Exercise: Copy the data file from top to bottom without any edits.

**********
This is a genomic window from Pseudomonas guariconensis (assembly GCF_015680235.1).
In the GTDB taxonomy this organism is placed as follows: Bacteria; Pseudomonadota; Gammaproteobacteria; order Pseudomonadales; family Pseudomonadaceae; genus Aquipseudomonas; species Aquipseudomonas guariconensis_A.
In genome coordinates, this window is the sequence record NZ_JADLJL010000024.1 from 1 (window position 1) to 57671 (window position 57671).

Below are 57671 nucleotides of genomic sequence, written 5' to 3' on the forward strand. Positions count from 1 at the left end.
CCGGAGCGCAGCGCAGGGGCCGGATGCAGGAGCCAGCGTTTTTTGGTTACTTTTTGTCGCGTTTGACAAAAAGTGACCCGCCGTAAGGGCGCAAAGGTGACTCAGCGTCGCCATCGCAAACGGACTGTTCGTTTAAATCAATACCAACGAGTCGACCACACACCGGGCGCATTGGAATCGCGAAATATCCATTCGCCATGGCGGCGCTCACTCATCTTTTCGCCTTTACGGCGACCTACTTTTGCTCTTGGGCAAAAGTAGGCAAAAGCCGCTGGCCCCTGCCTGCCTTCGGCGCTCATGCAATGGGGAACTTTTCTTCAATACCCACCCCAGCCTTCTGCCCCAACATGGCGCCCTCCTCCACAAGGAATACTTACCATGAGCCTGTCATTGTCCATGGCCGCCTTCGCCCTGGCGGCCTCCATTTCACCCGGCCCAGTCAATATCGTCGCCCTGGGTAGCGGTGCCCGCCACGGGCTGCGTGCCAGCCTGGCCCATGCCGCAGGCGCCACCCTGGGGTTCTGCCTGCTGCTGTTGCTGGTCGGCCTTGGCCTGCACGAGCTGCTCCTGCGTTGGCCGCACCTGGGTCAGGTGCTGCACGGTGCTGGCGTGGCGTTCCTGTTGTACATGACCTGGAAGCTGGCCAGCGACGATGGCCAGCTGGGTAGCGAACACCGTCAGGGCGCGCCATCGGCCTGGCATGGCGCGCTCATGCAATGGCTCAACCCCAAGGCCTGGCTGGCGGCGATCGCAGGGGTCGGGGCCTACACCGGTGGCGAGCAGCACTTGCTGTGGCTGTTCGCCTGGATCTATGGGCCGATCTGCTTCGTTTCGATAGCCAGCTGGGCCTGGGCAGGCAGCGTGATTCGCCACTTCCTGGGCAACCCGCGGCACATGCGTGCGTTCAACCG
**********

This is a genomic window from Pseudomonas guariconensis (assembly GCF_015680235.1).
In the GTDB taxonomy this organism is placed as follows: Bacteria; Pseudomonadota; Gammaproteobacteria; order Pseudomonadales; family Pseudomonadaceae; genus Aquipseudomonas; species Aquipseudomonas guariconensis_A.
In genome coordinates, this window is the sequence record NZ_JADLJL010000024.1 from 1 (window position 1) to 57671 (window position 57671).

Below are 57671 nucleotides of genomic sequence, written 5' to 3' on the forward strand. Positions count from 1 at the left end.
CCGGAGCGCAGCGCAGGGGCCGGATGCAGGAGCCAGCGTTTTTTGGTTACTTTTTGTCGCGTTTGACAAAAAGTGACCCGCCGTAAGGGCGCAAAGGTGACTCAGCGTCGCCATCGCAAACGGACTGTTCGTTTAAATCAATACCAACGAGTCGACCACACACCGGGCGCATTGGAATCGCGAAATATCCATTCGCCATGGCGGCGCTCACTCATCTTTTCGCCTTTACGGCGACCTACTTTTGCTCTTGGGCAAAAGTAGGCAAAAGCCGCTGGCCCCTGCCTGCCTTCGGCGCTCATGCAATGGGGAACTTTTCTTCAATACCCACCCCAGCCTTCTGCCCCAACATGGCGCCCTCCTCCACAAGGAATACTTACCATGAGCCTGTCATTGTCCATGGCCGCCTTCGCCCTGGCGGCCTCCATTTCACCCGGCCCAGTCAATATCGTCGCCCTGGGTAGCGGTGCCCGCCACGGGCTGCGTGCCAGCCTGGCCCATGCCGCAGGCGCCACCCTGGGGTTCTGCCTGCTGCTGTTGCTGGTCGGCCTTGGCCTGCACGAGCTGCTCCTGCGTTGGCCGCACCTGGGTCAGGTGCTGCACGGTGCTGGCGTGGCGTTCCTGTTGTACATGACCTGGAAGCTGGCCAGCGACGATGGCCAGCTGGGTAGCGAACACCGTCAGGGCGCGCCATCGGCCTGGCATGGCGCGCTCATGCAATGGCTCAACCCCAAGGCCTGGCTGGCGGCGATCGCAGGGGTCGGGGCCTACACCGGTGGCGAGCAGCACTTGCTGTGGCTGTTCGCCTGGATCTATGGGCCGATCTGCTTCGTTTCGATAGCCAGCTGGGCCTGGGCAGGCAGCGTGATTCGCCACTTCCTGGGCAACCCGCGGCACATGCGTGCGTTCAACCG